Editors don’t wear tights and capes.

Well, maybe some do, but that’s a preference thing.

It’s easy to forget that editors are not superhuman when they hold the power to make or break careers in the palm of their hands. But editors have tough jobs. The truth is, many of them are overworked.

Imagine going to work every day and having that stack on your desk grow by hundreds of submittals. Daily! And truth be told, many of the submittals are really not very good. But wading through and replying to the masses is not the only thing editors do.

After finding a manuscript they like, they sometimes have to fight for it. There are acquisition meetings where an editor has to say why they want to buy a manuscript. If there are others like it in the house, or in the works, the editor might be told “no”. Imagine how heartbreaking that is, finally finding a story she wants, but still can’t buy it.

Let’s say the editor gets the green light. Then the negotiating with the author begins. That part can be stressful and exciting. If all works out and a contract is signed, the editor may provide suggestions on how the author can improve the manuscript and work with the author to get the story “just right”.Schedules and deadlines are set.

Then the marketing stuff commences. The editor works with the author to create wonderful blurbs and cover information. Quotes are requested. Dedication and reader pages are made. The editor may consult with the author about creating websites. Blog interviews may be scheduled.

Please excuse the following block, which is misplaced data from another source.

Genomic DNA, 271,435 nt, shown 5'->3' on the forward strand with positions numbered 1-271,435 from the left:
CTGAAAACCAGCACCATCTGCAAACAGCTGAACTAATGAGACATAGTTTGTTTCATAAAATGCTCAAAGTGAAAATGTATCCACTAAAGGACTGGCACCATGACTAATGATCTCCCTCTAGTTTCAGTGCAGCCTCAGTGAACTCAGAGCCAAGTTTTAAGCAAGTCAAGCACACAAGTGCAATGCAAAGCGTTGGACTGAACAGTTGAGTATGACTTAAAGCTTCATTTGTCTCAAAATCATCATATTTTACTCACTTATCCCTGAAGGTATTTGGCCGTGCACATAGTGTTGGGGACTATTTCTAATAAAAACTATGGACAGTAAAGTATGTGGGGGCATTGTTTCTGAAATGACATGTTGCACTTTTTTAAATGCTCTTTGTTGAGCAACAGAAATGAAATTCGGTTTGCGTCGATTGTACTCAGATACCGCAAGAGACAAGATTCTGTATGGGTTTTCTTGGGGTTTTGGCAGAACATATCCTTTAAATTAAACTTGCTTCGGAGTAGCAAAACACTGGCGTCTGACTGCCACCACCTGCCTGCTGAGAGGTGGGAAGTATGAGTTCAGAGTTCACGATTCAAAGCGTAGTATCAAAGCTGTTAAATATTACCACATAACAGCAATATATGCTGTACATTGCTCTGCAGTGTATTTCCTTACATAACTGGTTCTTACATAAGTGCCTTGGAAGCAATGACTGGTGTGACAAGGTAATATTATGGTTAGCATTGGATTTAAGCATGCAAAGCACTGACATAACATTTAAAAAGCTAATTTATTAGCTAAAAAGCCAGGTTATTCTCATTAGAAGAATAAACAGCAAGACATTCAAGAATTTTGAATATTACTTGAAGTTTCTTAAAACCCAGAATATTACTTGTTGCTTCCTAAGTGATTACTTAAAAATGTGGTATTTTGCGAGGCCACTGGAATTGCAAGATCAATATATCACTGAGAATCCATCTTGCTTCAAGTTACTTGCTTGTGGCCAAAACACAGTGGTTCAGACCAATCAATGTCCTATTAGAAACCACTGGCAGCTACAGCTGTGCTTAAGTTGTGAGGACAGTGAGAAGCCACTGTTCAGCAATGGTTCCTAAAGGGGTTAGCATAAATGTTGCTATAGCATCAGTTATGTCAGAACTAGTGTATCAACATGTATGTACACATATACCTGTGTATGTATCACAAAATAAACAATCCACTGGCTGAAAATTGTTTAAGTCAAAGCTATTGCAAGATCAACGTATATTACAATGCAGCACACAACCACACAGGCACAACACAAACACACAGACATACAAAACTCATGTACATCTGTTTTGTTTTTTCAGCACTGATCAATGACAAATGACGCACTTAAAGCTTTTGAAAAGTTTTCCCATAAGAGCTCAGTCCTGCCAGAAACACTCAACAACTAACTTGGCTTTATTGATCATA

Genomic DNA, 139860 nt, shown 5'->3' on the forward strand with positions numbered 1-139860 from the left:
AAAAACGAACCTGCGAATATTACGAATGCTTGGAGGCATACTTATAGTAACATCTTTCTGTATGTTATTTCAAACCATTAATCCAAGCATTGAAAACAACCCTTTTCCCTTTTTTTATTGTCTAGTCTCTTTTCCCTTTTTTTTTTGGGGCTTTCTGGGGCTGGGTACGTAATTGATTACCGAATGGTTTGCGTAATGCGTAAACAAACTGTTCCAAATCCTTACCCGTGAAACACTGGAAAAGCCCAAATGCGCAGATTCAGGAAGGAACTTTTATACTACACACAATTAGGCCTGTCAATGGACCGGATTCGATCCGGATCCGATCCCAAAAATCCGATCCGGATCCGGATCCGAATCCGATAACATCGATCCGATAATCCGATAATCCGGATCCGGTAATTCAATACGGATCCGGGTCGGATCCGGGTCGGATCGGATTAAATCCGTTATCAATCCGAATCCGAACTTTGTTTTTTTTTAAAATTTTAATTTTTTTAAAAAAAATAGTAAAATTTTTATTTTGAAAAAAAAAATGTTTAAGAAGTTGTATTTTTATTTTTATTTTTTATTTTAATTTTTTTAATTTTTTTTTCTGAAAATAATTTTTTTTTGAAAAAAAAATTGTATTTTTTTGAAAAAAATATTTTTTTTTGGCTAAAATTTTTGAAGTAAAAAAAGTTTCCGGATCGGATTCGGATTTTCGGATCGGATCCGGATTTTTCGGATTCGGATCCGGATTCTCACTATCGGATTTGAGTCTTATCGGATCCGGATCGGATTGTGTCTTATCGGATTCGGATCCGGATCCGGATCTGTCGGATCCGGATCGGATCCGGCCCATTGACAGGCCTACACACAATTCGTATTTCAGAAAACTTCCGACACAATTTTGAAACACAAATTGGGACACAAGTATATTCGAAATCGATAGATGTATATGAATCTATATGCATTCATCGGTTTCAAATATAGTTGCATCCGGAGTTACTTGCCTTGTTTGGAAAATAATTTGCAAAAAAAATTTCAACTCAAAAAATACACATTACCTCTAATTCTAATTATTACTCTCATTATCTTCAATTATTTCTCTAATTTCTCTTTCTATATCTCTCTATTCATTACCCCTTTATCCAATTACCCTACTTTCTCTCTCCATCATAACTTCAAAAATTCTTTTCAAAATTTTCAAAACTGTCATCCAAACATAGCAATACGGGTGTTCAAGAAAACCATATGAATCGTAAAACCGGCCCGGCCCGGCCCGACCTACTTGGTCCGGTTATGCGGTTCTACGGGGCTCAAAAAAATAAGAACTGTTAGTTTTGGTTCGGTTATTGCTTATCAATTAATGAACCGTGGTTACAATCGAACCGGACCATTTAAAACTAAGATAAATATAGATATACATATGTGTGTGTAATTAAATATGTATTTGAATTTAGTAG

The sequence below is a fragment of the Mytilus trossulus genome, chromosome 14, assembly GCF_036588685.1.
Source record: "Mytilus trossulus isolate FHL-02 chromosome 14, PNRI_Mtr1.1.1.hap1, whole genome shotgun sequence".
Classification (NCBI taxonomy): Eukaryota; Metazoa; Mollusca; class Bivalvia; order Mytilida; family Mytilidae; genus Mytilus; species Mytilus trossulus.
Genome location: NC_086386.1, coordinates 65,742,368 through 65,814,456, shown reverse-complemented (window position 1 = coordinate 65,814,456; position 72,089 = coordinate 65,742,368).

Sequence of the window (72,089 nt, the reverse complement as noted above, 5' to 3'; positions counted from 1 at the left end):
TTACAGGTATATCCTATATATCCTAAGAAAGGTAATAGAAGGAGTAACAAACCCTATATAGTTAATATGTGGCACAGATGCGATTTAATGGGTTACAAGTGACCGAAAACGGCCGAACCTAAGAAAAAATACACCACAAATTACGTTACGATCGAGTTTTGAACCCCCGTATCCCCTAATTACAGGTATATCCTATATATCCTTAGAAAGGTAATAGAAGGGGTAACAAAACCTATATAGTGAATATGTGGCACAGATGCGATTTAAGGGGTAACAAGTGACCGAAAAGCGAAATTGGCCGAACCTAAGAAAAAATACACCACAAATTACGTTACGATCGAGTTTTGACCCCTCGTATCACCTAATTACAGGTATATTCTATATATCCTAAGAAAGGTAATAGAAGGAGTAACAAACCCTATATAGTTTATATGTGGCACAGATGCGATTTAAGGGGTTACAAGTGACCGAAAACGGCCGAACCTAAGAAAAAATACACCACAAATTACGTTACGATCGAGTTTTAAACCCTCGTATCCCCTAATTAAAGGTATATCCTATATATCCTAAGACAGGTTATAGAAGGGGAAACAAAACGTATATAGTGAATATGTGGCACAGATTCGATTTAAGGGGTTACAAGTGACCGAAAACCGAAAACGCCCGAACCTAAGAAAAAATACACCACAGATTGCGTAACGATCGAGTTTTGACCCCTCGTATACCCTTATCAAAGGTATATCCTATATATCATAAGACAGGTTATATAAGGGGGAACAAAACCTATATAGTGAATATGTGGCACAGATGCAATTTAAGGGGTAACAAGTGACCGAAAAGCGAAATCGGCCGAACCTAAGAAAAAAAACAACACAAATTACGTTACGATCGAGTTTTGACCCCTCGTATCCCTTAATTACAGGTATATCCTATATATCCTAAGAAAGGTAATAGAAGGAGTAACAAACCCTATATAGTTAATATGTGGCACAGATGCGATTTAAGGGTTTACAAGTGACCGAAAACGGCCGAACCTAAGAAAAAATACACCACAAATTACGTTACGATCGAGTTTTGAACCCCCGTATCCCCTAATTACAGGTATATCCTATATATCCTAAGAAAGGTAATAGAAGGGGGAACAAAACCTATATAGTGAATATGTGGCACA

The editor then works with the author to fill out art form pages, the information the art department needs to create a beautiful cover for the book. The editor may attend cover art meetings on the author’s behalf. The editor does her best to make sure the author’s story is accurately conveyed in an eye-catching cover.

The editor sends the manuscript to a line editor for such things as grammar and word choice fixes. Once the manuscript has been edited and signed off, the book is well on it’s way.

It’s amazing that editors do this work day-in-day-out for many, many books. It’s a seemingly impossible feat.

So, maybe they do wear capes and tights.

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